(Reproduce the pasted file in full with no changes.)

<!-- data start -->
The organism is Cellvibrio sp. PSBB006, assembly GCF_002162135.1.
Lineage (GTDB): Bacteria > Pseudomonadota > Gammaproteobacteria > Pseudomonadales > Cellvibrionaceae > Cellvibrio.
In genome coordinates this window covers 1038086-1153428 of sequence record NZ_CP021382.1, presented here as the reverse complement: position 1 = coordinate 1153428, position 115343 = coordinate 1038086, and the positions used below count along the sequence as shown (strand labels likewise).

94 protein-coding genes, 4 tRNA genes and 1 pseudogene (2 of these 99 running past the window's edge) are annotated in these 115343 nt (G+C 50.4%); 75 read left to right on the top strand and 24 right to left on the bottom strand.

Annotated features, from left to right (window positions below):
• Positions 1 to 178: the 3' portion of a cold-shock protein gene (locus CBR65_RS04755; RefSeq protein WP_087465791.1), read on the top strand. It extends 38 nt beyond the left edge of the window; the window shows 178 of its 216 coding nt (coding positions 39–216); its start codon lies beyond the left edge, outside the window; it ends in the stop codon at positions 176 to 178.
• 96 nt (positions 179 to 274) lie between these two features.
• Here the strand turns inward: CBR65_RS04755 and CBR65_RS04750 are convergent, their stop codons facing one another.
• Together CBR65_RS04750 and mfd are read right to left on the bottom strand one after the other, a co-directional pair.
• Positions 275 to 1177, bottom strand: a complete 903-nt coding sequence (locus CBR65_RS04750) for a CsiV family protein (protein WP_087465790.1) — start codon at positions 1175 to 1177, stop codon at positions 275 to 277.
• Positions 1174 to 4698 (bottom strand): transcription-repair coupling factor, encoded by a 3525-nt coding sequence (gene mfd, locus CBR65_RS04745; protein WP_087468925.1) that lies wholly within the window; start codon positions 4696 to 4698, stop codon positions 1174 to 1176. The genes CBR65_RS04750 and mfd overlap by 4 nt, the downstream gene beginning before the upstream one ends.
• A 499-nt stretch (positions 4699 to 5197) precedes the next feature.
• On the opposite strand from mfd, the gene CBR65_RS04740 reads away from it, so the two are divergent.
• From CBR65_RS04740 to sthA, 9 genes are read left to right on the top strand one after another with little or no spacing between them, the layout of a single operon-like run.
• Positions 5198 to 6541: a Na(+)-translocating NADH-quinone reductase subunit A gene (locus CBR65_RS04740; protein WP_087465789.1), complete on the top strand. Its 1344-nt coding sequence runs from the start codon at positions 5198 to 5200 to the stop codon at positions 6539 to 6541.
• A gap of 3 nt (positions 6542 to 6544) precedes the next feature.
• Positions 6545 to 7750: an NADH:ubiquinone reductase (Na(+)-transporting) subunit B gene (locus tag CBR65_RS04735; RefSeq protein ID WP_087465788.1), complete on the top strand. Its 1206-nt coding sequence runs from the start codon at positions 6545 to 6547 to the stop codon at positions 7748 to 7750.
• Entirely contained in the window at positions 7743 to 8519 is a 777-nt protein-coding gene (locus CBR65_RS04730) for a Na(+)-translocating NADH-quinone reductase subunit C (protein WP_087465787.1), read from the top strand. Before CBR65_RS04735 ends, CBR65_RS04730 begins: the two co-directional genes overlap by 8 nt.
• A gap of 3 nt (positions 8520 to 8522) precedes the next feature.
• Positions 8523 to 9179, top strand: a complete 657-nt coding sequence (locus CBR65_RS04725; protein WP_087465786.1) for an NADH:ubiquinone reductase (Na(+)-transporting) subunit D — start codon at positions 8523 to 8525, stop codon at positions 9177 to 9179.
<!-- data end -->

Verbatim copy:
The organism is Cellvibrio sp. PSBB006, assembly GCF_002162135.1.
Lineage (GTDB): Bacteria > Pseudomonadota > Gammaproteobacteria > Pseudomonadales > Cellvibrionaceae > Cellvibrio.
In genome coordinates this window covers 1038086-1153428 of sequence record NZ_CP021382.1, presented here as the reverse complement: position 1 = coordinate 1153428, position 115343 = coordinate 1038086, and the positions used below count along the sequence as shown (strand labels likewise).

94 protein-coding genes, 4 tRNA genes and 1 pseudogene (2 of these 99 running past the window's edge) are annotated in these 115343 nt (G+C 50.4%); 75 read left to right on the top strand and 24 right to left on the bottom strand.

Annotated features, from left to right (window positions below):
• Positions 1 to 178: the 3' portion of a cold-shock protein gene (locus CBR65_RS04755; RefSeq protein WP_087465791.1), read on the top strand. It extends 38 nt beyond the left edge of the window; the window shows 178 of its 216 coding nt (coding positions 39–216); its start codon lies beyond the left edge, outside the window; it ends in the stop codon at positions 176 to 178.
• 96 nt (positions 179 to 274) lie between these two features.
• Here the strand turns inward: CBR65_RS04755 and CBR65_RS04750 are convergent, their stop codons facing one another.
• Together CBR65_RS04750 and mfd are read right to left on the bottom strand one after the other, a co-directional pair.
• Positions 275 to 1177, bottom strand: a complete 903-nt coding sequence (locus CBR65_RS04750) for a CsiV family protein (protein WP_087465790.1) — start codon at positions 1175 to 1177, stop codon at positions 275 to 277.
• Positions 1174 to 4698 (bottom strand): transcription-repair coupling factor, encoded by a 3525-nt coding sequence (gene mfd, locus CBR65_RS04745; protein WP_087468925.1) that lies wholly within the window; start codon positions 4696 to 4698, stop codon positions 1174 to 1176. The genes CBR65_RS04750 and mfd overlap by 4 nt, the downstream gene beginning before the upstream one ends.
• A 499-nt stretch (positions 4699 to 5197) precedes the next feature.
• On the opposite strand from mfd, the gene CBR65_RS04740 reads away from it, so the two are divergent.
• From CBR65_RS04740 to sthA, 9 genes are read left to right on the top strand one after another with little or no spacing between them, the layout of a single operon-like run.
• Positions 5198 to 6541: a Na(+)-translocating NADH-quinone reductase subunit A gene (locus CBR65_RS04740; protein WP_087465789.1), complete on the top strand. Its 1344-nt coding sequence runs from the start codon at positions 5198 to 5200 to the stop codon at positions 6539 to 6541.
• A gap of 3 nt (positions 6542 to 6544) precedes the next feature.
• Positions 6545 to 7750: an NADH:ubiquinone reductase (Na(+)-transporting) subunit B gene (locus tag CBR65_RS04735; RefSeq protein ID WP_087465788.1), complete on the top strand. Its 1206-nt coding sequence runs from the start codon at positions 6545 to 6547 to the stop codon at positions 7748 to 7750.
• Entirely contained in the window at positions 7743 to 8519 is a 777-nt protein-coding gene (locus CBR65_RS04730) for a Na(+)-translocating NADH-quinone reductase subunit C (protein WP_087465787.1), read from the top strand. Before CBR65_RS04735 ends, CBR65_RS04730 begins: the two co-directional genes overlap by 8 nt.
• A gap of 3 nt (positions 8520 to 8522) precedes the next feature.
• Positions 8523 to 9179, top strand: a complete 657-nt coding sequence (locus CBR65_RS04725; protein WP_087465786.1) for an NADH:ubiquinone reductase (Na(+)-transporting) subunit D — start codon at positions 8523 to 8525, stop codon at positions 9177 to 9179.